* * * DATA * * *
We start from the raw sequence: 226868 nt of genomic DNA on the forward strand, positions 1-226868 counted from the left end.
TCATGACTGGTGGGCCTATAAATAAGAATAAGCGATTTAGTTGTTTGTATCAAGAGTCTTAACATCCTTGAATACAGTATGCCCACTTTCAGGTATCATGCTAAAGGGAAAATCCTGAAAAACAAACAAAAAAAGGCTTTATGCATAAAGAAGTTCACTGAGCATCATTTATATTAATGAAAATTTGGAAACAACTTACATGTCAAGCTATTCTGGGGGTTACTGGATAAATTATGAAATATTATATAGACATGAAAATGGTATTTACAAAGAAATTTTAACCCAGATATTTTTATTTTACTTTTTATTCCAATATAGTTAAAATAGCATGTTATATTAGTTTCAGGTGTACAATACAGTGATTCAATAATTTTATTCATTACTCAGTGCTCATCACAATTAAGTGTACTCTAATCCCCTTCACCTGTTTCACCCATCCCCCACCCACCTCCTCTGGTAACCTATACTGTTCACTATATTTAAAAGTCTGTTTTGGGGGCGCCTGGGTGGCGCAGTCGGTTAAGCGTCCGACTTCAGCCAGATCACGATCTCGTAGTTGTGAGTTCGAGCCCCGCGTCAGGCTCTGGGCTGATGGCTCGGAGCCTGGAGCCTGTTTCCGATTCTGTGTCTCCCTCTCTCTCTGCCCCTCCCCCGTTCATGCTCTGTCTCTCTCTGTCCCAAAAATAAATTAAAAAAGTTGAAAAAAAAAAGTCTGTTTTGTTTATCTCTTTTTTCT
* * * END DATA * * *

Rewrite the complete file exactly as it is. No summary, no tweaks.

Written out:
We start from the raw sequence: 226868 nt of genomic DNA on the forward strand, positions 1-226868 counted from the left end.
TCATGACTGGTGGGCCTATAAATAAGAATAAGCGATTTAGTTGTTTGTATCAAGAGTCTTAACATCCTTGAATACAGTATGCCCACTTTCAGGTATCATGCTAAAGGGAAAATCCTGAAAAACAAACAAAAAAAGGCTTTATGCATAAAGAAGTTCACTGAGCATCATTTATATTAATGAAAATTTGGAAACAACTTACATGTCAAGCTATTCTGGGGGTTACTGGATAAATTATGAAATATTATATAGACATGAAAATGGTATTTACAAAGAAATTTTAACCCAGATATTTTTATTTTACTTTTTATTCCAATATAGTTAAAATAGCATGTTATATTAGTTTCAGGTGTACAATACAGTGATTCAATAATTTTATTCATTACTCAGTGCTCATCACAATTAAGTGTACTCTAATCCCCTTCACCTGTTTCACCCATCCCCCACCCACCTCCTCTGGTAACCTATACTGTTCACTATATTTAAAAGTCTGTTTTGGGGGCGCCTGGGTGGCGCAGTCGGTTAAGCGTCCGACTTCAGCCAGATCACGATCTCGTAGTTGTGAGTTCGAGCCCCGCGTCAGGCTCTGGGCTGATGGCTCGGAGCCTGGAGCCTGTTTCCGATTCTGTGTCTCCCTCTCTCTCTGCCCCTCCCCCGTTCATGCTCTGTCTCTCTCTGTCCCAAAAATAAATTAAAAAAGTTGAAAAAAAAAAGTCTGTTTTGTTTATCTCTTTTTTCT